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Marriage equality is an act of justice, too long delayed and denied.

October 22, 2015


The following article is by Bill Shorten…

At its heart, marriage equality is about removing discrimination from our laws.
It is a recognition that love between two people of the same gender is of equal meaning, equal value and entitled to equal respect.

Marriage equality is a simple, overdue change to Australian law our Parliament could deal with in one day of considered debate, where all sides could be heard, culminating in a free vote.

Couples could sit in the Parliamentary galleries and gather on the lawns to celebrate the moment when their love became equal in law. It would be a wonderful day, a unifying national moment.

The alternative method, first proposed by Tony Abbott and now embraced by Malcolm Turnbull, is a plebiscite – a $140 million national poll.

Everyone accepts this would, at best, take a lot longer and cost a lot more, Mr Turnbull has said as much on a number of occasions.

But I don’t think enough attention has been paid to the biggest risk a plebiscite brings – the danger and the damage of unleashing a divisive, drawn-­out debate.

A plebiscite could act as a lightning rod for the very worst of the prejudice so many LGBTI Australians endure. A platform for people to attack, abuse and demean Australians on the basis of who they love.

The fact is, casual, unthinking discrimination and deliberate, malicious homophobia are still far too common in our society.

It’s not confined to keyboard warriors and Twitter trolls. It’s in our schoolyards, our workplaces, our sporting clubs. This takes a heavy toll on mental health, particularly for young people.

Two out of five young Australians who are gay have thought about self­-harm or suicide.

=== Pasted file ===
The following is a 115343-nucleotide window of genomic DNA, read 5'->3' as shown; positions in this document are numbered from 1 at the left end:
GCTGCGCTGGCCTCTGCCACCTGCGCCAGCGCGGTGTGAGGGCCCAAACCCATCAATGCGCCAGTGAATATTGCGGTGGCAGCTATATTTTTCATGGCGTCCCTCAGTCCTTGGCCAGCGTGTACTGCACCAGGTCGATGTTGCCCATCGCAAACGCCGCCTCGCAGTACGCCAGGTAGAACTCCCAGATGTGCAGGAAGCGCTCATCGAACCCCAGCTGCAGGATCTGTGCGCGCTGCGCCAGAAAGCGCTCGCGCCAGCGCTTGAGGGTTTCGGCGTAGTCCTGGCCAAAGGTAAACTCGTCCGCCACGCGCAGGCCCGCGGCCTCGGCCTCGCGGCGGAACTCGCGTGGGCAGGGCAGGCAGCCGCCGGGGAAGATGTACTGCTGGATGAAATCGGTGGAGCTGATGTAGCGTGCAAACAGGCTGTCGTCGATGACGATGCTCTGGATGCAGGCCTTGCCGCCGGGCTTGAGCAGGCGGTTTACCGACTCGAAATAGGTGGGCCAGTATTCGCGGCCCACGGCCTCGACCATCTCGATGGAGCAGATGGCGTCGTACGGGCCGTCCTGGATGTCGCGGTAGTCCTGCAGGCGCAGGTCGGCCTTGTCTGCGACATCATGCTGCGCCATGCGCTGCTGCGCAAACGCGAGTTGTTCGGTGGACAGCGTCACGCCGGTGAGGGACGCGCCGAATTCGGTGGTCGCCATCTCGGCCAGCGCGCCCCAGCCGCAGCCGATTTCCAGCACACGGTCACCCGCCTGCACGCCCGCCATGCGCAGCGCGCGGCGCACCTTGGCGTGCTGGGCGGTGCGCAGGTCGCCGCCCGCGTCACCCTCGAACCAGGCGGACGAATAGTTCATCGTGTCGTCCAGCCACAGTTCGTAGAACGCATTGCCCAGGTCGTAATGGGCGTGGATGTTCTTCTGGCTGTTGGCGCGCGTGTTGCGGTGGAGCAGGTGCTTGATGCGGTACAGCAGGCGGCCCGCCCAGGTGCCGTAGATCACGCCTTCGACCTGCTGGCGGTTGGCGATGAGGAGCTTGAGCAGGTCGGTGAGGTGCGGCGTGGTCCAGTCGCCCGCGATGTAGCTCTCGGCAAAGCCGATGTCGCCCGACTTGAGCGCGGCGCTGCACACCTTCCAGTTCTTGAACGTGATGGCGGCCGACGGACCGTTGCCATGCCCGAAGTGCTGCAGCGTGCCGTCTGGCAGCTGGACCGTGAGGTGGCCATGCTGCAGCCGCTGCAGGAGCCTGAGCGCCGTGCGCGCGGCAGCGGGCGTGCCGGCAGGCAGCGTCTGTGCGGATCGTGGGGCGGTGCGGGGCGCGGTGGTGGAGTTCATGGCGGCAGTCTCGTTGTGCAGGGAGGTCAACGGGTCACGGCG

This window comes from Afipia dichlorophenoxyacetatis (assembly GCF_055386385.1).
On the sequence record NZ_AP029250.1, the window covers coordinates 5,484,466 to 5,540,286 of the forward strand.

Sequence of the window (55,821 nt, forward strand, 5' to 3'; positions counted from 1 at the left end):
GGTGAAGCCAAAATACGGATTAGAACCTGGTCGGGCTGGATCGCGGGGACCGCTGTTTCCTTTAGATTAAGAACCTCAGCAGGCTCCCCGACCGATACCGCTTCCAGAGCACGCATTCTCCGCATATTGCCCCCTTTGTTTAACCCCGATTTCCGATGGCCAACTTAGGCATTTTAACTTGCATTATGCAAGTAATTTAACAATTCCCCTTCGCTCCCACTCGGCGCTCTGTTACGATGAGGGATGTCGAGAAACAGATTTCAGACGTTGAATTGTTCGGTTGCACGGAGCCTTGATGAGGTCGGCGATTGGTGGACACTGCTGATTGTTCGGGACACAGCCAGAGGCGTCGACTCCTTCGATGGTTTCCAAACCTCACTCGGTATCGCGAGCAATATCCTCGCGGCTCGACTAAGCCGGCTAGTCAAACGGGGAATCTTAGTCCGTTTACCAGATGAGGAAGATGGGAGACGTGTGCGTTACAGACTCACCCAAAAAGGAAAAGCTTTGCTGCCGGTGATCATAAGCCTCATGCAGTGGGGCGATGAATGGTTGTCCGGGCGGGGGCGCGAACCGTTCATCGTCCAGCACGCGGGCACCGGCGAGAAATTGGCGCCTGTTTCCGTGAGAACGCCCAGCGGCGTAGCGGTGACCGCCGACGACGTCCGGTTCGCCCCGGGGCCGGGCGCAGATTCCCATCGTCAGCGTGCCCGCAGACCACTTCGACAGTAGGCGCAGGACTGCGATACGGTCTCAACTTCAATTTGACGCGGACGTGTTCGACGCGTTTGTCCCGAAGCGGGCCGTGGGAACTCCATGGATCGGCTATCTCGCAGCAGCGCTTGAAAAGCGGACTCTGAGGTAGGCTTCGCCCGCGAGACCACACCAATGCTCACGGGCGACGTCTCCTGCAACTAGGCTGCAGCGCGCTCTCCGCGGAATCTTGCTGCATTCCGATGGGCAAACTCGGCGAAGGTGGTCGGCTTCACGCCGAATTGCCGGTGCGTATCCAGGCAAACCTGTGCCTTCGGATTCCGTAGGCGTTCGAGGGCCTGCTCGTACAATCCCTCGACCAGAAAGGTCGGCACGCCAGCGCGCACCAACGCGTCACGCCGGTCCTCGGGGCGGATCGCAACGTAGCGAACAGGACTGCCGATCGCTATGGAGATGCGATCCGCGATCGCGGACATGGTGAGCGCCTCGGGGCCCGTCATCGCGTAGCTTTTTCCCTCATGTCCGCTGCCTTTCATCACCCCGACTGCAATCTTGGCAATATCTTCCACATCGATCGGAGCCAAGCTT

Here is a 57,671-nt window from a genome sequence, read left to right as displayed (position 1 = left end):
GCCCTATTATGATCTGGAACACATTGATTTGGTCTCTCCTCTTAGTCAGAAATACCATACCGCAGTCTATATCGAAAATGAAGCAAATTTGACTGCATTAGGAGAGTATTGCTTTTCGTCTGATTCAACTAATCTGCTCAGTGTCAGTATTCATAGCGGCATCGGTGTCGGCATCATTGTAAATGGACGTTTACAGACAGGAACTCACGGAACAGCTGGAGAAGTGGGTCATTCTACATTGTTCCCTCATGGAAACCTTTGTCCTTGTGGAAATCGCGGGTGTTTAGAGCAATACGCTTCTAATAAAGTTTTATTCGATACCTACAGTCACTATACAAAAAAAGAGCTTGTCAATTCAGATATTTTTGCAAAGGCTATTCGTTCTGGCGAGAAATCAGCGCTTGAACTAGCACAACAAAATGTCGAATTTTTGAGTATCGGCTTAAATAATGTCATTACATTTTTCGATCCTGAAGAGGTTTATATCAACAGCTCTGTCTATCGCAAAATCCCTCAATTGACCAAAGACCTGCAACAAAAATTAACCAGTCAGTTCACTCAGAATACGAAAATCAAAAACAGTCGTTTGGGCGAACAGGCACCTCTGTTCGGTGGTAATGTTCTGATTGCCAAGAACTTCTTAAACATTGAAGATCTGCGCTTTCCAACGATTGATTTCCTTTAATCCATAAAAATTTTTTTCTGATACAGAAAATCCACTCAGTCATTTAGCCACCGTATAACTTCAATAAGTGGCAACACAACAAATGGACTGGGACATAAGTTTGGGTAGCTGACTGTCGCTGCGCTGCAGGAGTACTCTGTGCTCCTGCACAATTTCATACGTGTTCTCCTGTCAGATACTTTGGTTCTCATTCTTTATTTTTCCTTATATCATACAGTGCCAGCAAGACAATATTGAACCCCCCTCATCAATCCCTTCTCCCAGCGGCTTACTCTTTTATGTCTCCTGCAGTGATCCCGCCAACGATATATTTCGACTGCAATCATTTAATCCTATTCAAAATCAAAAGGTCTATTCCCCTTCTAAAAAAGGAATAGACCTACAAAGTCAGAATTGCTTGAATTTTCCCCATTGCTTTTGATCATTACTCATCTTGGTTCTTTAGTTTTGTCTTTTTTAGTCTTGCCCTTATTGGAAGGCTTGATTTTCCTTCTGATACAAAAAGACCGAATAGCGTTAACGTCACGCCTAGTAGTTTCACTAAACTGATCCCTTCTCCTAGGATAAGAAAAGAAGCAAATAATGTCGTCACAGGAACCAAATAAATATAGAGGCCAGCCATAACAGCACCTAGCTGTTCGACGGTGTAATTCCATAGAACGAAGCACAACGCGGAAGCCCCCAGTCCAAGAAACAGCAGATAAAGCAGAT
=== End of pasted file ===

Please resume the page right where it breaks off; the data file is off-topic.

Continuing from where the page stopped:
A young Australian who identifies as gay is six times more likely to consider taking their own life, compared to their sibling, classmate, colleague or teammate.

It’s especially hard for young gay people in our regions and the bush where physical remoteness can aggravate a sense of isolation. We’ve got a lot better at talking about mental health in Australia.

I remember, when I was finishing school youth suicide was still a taboo topic.

I can remember hearing of the passing of young men, but no-­one spoke of how they died.

No ­one could imagine what drove them to it.

I often wonder if, for some, the stigma and the struggle of imagining a future, lonely, isolated, treated differently, was too much to bear.

That same prospect still haunts too many young Australians who identify as gay, and it won’t stop until we banish discrimination from our nation’s laws and our national life.

But if, through a plebiscite, we give a taxpayer­-funded platform and a megaphone to the very worst forms of hateful abuse we will only add to the burden too many Australians have to bear.

Modern Australia is built on the idea of equality. We shouldn’t be setting up a scenario where one group of Australians are asked whether it’s a good idea to extend equality to another.

Marriage equality is an act of justice, too long delayed and denied.

It’s a straightforward way of saying to young Australians who identify as gay, you are never alone.

We are proud of you, for who you are. You belong.

I don’t want Australia to waste another minute coming up with ways to delay this change.

Let’s make marriage equality a reality, now. It’s time.

12 Comments leave one →
  1. Tom R permalink
    October 22, 2015 2:37 pm

    But I don’t think enough attention has been paid to the biggest risk a plebiscite brings – the danger and the damage of unleashing a divisive, drawn-­out debate.

    Read more:
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    Unfortunately, he is not wrong about that.

    I’m pretty sure we will hear those who would have been the most divisive cry about shutting down debate.

    And they will mostly come from yabots breed who as we saw was the most secretive of the lot.